“Participating in such an agreement does not comply with second paragraph of the Code of Ethics to avoid conflicts of interest and is contrary to Code of Ethics paragraph #2 to act in good faith toward each client because clients would assume referrals are based on competence, not on a hidden protection to the realty company.”
These programs can also be misleading to the consumer. I can understand a Real Estate Office wanting to make sure any home inspectors they recommend are competent and have met all the state requirements for certification. But requiring proof of insurances that are not required by the state is, in my humble opinion, not reasonable or fair. I would not hesitate to provide copies of my insurance to a potential client, but I will not provide this to a Real Estate office.
Here’s the litmus test for inspectors: Say you miss something on an inspection, and it’s an honest mistake. Now say the client finds out you are participating in a preferred vendor program with the real estate office that referred you. Might not that client be suspicious that your inspection may have been affected by this agreement? This is why the BTR does not allow these programs. If you are an honest inspector you will avoid programs that could put doubts in the mind of the consumer, whether the doubts are valid or not.
By Randy West on November 10, 2006
My last column was on the difference between manufactured, mobile and modular homes. Briefly, I wrote that modular homes are built in sections on site and must comply with the current building codes, and I said that mobile and manufactured homes are the same thing and are built to HUD requirements and moved to the site whole.
I had some reader feedback on that column. Not everyone agreed that mobile and manufactured homes are the same. A few people said that homes built after a certain year are called manufactured homes rather than mobile homes. They didn’t always agree on the year of the change. I’ll just keep calling them all manufactured homes; that sounds better than mobile homes.
I received a long e-mail from Pamela Carver, who sounded like she knew what she was talking about. She told me there are now manufactured homes that are considered modular homes. She called these IRC homes, because they are built to comply with the International Residential Code rather than to HUD requirements. Following are two paragraphs from her e-mail:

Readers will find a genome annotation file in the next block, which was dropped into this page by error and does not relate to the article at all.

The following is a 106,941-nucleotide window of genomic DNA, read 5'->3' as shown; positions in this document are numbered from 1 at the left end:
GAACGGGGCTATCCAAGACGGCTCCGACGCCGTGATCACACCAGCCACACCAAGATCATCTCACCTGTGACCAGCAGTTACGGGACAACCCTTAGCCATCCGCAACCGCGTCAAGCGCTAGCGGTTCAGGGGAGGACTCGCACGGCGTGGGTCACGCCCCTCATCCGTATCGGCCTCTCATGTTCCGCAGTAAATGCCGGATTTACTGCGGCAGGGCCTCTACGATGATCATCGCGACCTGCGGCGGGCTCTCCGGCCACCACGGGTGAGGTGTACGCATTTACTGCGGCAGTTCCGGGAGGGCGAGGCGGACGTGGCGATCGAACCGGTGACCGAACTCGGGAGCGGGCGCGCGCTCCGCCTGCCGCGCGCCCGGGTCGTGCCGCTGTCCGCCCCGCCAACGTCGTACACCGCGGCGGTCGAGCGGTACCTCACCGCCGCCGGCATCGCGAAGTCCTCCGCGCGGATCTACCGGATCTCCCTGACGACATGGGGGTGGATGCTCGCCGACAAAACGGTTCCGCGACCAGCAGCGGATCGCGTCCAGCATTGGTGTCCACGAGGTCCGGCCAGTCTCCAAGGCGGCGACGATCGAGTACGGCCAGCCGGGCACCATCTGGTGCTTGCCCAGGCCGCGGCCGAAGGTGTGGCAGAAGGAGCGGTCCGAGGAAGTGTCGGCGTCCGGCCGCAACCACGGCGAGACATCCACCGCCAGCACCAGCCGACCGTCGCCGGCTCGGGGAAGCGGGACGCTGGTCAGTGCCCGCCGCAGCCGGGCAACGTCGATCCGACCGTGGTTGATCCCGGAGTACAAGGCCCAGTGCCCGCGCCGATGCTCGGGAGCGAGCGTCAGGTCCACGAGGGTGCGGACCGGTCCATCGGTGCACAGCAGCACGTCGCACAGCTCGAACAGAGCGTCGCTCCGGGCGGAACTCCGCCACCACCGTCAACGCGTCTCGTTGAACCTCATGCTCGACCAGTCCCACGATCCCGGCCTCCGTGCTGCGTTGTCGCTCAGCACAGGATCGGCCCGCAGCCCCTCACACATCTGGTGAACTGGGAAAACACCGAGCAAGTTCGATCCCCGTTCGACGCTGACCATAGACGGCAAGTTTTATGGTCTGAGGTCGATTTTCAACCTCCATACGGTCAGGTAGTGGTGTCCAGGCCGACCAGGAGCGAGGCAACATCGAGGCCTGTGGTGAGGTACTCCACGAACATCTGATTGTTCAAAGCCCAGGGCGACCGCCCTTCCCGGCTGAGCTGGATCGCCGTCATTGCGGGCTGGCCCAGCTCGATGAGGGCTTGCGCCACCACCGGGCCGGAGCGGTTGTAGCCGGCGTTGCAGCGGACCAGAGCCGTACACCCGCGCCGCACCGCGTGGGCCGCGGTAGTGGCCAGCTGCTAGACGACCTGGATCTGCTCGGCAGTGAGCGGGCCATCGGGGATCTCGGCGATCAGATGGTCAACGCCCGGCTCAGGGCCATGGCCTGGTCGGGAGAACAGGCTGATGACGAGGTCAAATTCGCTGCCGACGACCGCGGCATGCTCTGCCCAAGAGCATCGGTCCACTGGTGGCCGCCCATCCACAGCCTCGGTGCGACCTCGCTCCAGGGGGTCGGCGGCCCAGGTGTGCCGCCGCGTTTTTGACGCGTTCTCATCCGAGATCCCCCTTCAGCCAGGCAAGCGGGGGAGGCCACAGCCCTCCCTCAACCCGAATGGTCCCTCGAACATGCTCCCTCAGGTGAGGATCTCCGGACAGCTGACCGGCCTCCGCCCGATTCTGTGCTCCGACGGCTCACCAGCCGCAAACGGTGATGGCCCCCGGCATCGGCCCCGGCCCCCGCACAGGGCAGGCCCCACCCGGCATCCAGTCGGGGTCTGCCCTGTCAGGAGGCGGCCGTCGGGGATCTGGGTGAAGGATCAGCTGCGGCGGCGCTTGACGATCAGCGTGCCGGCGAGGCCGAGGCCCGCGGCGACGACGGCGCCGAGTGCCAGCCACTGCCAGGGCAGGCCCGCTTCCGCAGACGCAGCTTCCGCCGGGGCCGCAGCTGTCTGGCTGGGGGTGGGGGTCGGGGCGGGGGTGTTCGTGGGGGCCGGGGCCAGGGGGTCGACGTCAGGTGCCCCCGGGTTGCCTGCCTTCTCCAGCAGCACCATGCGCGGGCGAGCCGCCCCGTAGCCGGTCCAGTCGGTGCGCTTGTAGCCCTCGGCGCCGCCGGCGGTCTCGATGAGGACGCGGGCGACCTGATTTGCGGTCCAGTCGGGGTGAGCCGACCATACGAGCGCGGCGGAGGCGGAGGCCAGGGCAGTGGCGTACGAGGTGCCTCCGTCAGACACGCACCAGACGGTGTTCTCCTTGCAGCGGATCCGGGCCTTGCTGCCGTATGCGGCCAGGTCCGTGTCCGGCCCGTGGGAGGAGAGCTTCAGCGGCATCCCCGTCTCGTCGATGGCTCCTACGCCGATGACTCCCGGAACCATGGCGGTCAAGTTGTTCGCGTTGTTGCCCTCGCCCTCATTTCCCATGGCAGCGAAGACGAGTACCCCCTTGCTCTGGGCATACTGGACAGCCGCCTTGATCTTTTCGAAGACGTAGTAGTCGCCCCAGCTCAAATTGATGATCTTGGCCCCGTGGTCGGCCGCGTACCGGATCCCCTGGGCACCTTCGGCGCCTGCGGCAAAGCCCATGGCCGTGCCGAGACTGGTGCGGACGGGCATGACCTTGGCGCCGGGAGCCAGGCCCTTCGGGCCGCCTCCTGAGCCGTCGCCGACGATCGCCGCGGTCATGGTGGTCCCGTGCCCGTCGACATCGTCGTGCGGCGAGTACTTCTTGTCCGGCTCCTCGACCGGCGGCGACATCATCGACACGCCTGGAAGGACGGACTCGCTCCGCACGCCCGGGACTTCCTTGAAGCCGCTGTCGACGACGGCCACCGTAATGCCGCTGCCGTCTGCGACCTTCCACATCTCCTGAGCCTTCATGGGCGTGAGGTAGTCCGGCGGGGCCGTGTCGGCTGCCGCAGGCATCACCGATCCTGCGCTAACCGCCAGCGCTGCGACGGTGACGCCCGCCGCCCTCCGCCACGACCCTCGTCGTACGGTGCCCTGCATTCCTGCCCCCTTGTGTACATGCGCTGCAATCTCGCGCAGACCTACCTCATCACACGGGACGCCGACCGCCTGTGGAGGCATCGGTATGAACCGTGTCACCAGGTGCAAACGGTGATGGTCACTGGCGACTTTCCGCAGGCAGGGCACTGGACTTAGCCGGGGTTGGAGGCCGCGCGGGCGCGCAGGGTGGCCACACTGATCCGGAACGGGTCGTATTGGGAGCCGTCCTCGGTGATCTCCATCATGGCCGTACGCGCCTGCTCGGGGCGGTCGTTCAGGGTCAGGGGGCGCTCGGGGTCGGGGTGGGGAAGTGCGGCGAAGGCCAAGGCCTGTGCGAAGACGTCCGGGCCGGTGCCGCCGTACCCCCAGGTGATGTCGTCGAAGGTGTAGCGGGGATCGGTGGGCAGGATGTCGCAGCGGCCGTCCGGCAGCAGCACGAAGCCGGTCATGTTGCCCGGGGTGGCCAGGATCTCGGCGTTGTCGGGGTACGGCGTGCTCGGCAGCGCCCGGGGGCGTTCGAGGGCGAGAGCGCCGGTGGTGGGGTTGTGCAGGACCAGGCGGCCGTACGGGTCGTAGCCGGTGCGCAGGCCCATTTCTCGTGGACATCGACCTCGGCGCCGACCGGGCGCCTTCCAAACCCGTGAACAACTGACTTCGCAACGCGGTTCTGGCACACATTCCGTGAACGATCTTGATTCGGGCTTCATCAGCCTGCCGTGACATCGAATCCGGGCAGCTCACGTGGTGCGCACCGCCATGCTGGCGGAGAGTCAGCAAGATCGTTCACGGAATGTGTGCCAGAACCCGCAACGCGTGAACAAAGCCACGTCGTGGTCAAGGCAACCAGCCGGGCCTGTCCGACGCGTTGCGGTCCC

“The footer for a modular on-frame is not just the perimeter of the house. When the footer is poured for the stem wall, it is also poured in ribbons. For a 32′-wide home, there are six ribbons parallel to one another the length of the home, and the two perpendicular end ones. These ribbons are dug out just like the stem wall, filled with cement, and will form the base for the perimeter stem wall and piers underneath the home.
“It will take longer to set and complete a modular on-frame for occupancy because there are four to five inspections by the state instead of three for the usual manufactured home. (I live in the county.) Cost is a factor, too. To have an IRC home costs approximately $11,000 more to build and an extra $6,000-$7,000 for the additional trenching and cement (ribbons).”
See, I told you she knew what she was talking about. That’s one of the things I love about my job; I never stop learning. Not everyone is as nice about “educating” me as Pamela.
Now, for some more education, here’s a new question:
There is a new disclosure report available. This is the result of Arizona House Bill 2779, and goes into effect next Friday. The bill does not require this disclosure, but does recommend it. I believe that Realtors have to make clients aware this disclosure report is available.
The disclosure covers nine items: flood hazards, military airports and facilities, military training routes (airspace), public/private airports, soils subject to fissures, expansive soils, special tax assessment areas, radon gas potential zones and environmental hazard (superfund) sites.
The bill requires that the report provider have huge amounts of insurance ($10 million per occurrence; that’s a lot of zeros). The bill also requires the report provider to indemnify their clients for any claims resulting in errors or omissions in the report. In other words, if a seller provides this report to a purchaser, the seller is not liable for any of the information provided in the report.